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Why does food taste better when we Instagram it?

Delay leads to increased pleasure when you set up a perfect shot of your dinner.

Been on holiday? Take any snaps? Of course you did – but if you’re anything like me, your friends and family didn’t make it into many of them. Frankly, I can only hope that Mr Whippy and I will still be mates in sixty years, because I’m going to have an awful lot of pictures of him to look back on.

Once a decidedly niche pursuit, photographing food is now almost as popular as eating it, and if you thought that the habit was annoying at home, it is even worse when it intrudes on the sacred peace of a holiday. Buy an ice cream and you’ll find yourself alone with a cone as your companion rushes across a four-lane highway to capture his or hers against the azure sea. Reach for a chip before the bowl has been immortalised on social media and get your hand smacked for your trouble.

It’s a trend that sucks the joy out of every meal – unless, that is, you’re the one behind the camera. A new study published in the Journal of Personality and Social Psychology suggests that taking pictures of food enhances our pleasure in it. Diners at the food court of a farmers’ market in Philadelphia were asked either to photograph their meal or to eat “as you normally would”, then were questioned about how they found it. Those in the photography group reported that not only did they enjoy their meal more, but they were “significantly more immersed in the experience” of eating it.

This backs up evidence from previous studies, including one from this year in the Journal of Consumer Marketing, which found that participants who had been asked to photograph a red velvet cake – that bleeding behemoth of American overindulgence – later rated it as significantly tastier than those who had not.

Interestingly, taking a picture of a fruit salad had no effect on its perceived charms, but “when descriptive social norms regarding healthy eating [were] made salient”, photographing these healthier foods did lead to greater enjoyment. In other words, if you see lots of glossy, beautifully lit pictures of chia seed pudding on social media, you are more likely to believe that it’s edible, despite all the evidence to the contrary.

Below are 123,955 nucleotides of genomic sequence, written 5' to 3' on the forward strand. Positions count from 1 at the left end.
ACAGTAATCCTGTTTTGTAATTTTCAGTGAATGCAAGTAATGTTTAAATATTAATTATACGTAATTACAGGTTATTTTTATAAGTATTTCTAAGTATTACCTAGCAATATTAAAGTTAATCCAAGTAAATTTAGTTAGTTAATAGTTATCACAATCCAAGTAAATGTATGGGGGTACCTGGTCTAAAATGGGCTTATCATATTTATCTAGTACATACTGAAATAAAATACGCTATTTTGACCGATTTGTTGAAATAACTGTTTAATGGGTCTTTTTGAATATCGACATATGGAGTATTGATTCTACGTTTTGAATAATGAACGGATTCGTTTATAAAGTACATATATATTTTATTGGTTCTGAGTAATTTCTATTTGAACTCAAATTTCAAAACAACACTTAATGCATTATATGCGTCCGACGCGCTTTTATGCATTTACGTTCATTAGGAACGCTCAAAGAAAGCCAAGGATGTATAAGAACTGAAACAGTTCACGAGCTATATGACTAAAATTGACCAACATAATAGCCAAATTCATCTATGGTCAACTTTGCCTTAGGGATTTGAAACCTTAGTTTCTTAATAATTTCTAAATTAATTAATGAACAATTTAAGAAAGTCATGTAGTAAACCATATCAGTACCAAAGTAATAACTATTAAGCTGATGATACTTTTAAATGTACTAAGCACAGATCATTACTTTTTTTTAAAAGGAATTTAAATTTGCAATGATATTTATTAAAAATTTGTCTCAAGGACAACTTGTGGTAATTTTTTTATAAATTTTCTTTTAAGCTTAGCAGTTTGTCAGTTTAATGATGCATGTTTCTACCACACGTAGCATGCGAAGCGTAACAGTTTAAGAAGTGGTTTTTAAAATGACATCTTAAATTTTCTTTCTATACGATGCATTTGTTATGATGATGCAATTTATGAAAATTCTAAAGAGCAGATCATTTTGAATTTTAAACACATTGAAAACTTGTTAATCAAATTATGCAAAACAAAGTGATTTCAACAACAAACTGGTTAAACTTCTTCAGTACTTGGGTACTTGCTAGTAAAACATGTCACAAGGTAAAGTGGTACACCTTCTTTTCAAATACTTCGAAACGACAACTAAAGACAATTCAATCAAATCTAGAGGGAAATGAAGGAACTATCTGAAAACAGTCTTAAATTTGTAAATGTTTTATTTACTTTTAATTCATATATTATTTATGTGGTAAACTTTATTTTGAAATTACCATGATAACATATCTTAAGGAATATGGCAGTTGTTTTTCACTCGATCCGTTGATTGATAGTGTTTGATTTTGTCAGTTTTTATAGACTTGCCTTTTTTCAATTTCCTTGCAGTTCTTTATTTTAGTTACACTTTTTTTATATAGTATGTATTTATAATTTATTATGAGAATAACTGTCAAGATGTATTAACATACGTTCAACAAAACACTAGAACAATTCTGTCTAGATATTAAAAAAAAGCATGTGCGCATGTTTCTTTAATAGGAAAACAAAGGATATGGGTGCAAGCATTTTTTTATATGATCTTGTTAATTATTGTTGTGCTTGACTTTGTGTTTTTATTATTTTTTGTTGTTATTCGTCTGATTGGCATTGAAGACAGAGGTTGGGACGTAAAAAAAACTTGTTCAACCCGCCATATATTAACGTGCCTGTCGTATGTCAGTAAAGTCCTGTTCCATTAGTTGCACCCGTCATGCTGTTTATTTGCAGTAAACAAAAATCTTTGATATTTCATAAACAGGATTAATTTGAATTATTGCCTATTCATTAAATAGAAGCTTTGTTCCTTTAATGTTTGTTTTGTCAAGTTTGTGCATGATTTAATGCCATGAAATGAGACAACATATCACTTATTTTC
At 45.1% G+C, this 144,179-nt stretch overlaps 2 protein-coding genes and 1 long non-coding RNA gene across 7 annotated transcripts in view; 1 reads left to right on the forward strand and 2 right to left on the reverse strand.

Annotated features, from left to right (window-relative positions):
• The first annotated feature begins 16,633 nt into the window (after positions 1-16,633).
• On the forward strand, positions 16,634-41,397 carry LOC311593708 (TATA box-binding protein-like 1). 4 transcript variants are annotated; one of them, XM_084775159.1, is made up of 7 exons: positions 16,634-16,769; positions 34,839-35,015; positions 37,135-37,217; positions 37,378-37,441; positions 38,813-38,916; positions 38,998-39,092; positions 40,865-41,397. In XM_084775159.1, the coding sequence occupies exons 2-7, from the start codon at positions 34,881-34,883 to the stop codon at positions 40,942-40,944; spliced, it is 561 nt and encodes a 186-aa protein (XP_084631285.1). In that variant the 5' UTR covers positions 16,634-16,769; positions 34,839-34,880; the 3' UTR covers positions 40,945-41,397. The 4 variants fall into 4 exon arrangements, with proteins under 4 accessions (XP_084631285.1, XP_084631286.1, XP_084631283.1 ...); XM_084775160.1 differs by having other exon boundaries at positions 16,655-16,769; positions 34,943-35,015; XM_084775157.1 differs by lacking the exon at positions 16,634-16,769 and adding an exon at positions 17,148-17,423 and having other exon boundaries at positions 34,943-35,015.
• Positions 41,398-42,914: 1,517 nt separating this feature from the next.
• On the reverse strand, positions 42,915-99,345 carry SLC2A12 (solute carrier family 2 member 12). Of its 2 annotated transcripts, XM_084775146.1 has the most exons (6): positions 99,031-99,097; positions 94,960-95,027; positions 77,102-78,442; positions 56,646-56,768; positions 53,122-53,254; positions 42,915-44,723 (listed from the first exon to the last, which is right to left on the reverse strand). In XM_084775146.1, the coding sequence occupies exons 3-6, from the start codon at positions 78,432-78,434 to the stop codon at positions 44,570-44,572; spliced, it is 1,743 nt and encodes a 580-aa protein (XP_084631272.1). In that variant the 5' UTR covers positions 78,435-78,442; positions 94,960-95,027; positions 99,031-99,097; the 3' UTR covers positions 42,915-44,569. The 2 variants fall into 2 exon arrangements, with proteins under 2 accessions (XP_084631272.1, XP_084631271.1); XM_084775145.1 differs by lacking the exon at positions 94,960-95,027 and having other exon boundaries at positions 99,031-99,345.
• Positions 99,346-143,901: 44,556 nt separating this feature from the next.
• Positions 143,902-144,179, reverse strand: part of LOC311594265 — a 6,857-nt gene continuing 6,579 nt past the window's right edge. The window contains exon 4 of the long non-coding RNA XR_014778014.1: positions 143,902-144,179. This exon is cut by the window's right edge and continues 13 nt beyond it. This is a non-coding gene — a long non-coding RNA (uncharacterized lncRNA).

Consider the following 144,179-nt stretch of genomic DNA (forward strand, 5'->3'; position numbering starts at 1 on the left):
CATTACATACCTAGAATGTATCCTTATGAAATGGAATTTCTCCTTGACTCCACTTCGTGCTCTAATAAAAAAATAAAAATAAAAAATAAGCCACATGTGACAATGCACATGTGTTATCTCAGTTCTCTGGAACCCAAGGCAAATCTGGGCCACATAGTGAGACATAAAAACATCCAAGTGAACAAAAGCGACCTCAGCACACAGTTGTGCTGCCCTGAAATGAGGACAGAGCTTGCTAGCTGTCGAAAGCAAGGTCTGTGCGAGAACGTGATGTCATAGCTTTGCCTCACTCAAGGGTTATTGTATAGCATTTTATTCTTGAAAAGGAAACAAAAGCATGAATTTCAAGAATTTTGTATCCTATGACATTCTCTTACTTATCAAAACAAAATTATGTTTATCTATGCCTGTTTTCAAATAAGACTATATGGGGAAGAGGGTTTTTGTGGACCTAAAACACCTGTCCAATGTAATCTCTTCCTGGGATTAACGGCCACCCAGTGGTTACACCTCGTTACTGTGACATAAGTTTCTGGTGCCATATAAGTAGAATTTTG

This may seem puzzling. After all, surely anything tastes better fresh from the kitchen rather than a protracted glamour shoot – runny yolks carefully split to capture that golden ooze, strips of bacon arranged just so atop plump hemispheres of avocado, pillowy burger buns posed to give a glimpse of meat beneath. It is hardly surprising that 95 million posts on Instagram, the photo-sharing site, proudly bear the hashtag #foodporn.

However, it is this delay that is apparently responsible for the increase in pleasure: the act of rearranging that parsley garnish, or moving the plate closer to the light, increases our anticipation of what we are about to eat, forcing us to consider how delicious it looks even as we forbid ourselves to take a bite until the perfect shot is in the bag. You could no doubt achieve the same heightened sense of satisfaction by saying grace before tucking in, but you would lose the gratification that comes from imagining other people ogling your grilled Ibizan sardines as they tuck in to an egg mayonnaise at their desk.

Bear in mind, though, that the food that is most successful on Instagram often has a freakish quality – lurid, rainbow-coloured bagel-croissant hybrids that look like something out of Frankenstein’s bakery are particularly popular at the moment – which may lead to some unwise menu choices in pursuit of online acclaim.

On the plus side, if a diet of giant burgers and salted-caramel lattes leaves you feeling queasy, take heart: if there is one thing that social media likes more than #avotoast, it is embarrassing oversharing. After a week of sickening ice-cream shots, a sickbed selfie is guaranteed to cheer up the rest of us. 

Felicity Cloake is the New Statesman’s food columnist. Her latest book is The A-Z of Eating: a Flavour Map for Adventurous Cooks.

This article first appeared in the 25 August 2016 issue of the New Statesman, Cameron: the legacy of a loser